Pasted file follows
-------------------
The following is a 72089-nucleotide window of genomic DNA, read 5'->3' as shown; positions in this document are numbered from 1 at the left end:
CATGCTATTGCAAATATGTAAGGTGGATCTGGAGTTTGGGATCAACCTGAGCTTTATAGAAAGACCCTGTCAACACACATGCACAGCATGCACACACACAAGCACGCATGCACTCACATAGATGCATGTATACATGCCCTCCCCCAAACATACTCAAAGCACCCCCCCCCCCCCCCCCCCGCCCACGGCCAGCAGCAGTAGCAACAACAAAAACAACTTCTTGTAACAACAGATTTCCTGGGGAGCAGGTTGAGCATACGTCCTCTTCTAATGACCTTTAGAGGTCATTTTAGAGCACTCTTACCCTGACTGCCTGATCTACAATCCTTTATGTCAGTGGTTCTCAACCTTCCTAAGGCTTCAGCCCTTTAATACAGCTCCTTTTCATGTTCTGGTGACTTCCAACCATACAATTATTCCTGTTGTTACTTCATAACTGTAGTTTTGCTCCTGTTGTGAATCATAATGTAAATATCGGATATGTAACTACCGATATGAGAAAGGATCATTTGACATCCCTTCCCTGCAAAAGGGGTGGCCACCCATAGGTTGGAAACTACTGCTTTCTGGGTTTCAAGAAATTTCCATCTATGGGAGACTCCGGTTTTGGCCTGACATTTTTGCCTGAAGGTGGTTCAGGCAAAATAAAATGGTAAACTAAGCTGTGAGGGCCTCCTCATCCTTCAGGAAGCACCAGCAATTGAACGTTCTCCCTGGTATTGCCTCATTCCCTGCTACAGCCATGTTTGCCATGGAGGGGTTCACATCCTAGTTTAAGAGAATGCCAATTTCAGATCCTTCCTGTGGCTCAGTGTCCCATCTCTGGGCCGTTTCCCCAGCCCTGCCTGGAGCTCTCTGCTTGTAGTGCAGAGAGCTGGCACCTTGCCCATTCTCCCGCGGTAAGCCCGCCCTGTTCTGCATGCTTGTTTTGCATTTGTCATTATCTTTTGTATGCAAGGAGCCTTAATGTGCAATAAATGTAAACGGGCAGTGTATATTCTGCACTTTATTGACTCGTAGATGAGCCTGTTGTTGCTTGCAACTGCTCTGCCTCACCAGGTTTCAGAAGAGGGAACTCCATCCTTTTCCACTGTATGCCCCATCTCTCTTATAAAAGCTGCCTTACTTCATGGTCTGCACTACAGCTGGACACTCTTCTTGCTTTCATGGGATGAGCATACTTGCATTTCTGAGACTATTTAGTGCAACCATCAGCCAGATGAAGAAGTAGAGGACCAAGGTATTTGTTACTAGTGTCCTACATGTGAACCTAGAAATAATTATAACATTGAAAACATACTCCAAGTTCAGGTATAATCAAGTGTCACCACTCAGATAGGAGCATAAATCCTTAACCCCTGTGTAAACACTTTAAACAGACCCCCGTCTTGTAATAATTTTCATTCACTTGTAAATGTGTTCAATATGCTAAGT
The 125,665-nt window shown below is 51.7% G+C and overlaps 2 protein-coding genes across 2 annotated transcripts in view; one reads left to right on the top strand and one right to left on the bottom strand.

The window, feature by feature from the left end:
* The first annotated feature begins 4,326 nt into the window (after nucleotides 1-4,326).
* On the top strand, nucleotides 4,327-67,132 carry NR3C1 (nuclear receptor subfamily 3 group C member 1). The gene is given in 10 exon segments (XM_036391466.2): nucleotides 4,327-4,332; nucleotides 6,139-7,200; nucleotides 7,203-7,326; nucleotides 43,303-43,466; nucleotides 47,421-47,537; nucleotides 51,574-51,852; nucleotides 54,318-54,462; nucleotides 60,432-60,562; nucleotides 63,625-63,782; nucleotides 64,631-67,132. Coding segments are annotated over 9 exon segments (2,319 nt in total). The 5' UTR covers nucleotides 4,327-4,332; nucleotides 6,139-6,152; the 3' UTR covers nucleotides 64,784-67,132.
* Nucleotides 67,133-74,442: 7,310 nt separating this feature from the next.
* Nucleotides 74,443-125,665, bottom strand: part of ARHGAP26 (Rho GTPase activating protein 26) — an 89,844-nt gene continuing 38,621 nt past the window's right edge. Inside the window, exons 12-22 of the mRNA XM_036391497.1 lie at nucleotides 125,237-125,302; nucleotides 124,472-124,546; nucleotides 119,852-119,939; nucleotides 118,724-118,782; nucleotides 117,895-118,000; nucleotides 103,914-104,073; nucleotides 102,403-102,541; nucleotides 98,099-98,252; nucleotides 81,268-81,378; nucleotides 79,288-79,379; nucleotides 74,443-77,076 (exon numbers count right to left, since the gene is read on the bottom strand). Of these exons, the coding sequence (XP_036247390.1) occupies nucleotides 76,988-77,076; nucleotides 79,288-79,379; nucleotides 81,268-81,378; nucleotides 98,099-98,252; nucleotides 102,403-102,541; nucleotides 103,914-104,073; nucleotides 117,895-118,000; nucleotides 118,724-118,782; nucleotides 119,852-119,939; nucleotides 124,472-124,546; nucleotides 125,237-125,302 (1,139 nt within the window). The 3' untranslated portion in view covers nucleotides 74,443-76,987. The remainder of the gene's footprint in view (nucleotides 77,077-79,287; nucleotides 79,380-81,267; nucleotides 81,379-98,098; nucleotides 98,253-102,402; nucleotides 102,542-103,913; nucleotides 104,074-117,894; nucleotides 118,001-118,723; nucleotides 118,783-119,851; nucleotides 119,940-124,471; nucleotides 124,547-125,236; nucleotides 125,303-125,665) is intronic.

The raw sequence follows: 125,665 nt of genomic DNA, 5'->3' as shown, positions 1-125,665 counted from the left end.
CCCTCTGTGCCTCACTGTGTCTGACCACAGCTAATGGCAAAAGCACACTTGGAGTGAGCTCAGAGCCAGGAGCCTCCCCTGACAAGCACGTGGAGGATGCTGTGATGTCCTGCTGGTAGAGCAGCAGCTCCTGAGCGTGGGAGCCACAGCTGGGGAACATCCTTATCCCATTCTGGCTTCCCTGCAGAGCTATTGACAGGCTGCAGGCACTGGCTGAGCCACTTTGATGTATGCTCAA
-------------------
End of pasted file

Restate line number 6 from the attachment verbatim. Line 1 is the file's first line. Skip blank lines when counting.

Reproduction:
* On the top strand, nucleotides 4,327-67,132 carry NR3C1 (nuclear receptor subfamily 3 group C member 1). The gene is given in 10 exon segments (XM_036391466.2): nucleotides 4,327-4,332; nucleotides 6,139-7,200; nucleotides 7,203-7,326; nucleotides 43,303-43,466; nucleotides 47,421-47,537; nucleotides 51,574-51,852; nucleotides 54,318-54,462; nucleotides 60,432-60,562; nucleotides 63,625-63,782; nucleotides 64,631-67,132. Coding segments are annotated over 9 exon segments (2,319 nt in total). The 5' UTR covers nucleotides 4,327-4,332; nucleotides 6,139-6,152; the 3' UTR covers nucleotides 64,784-67,132.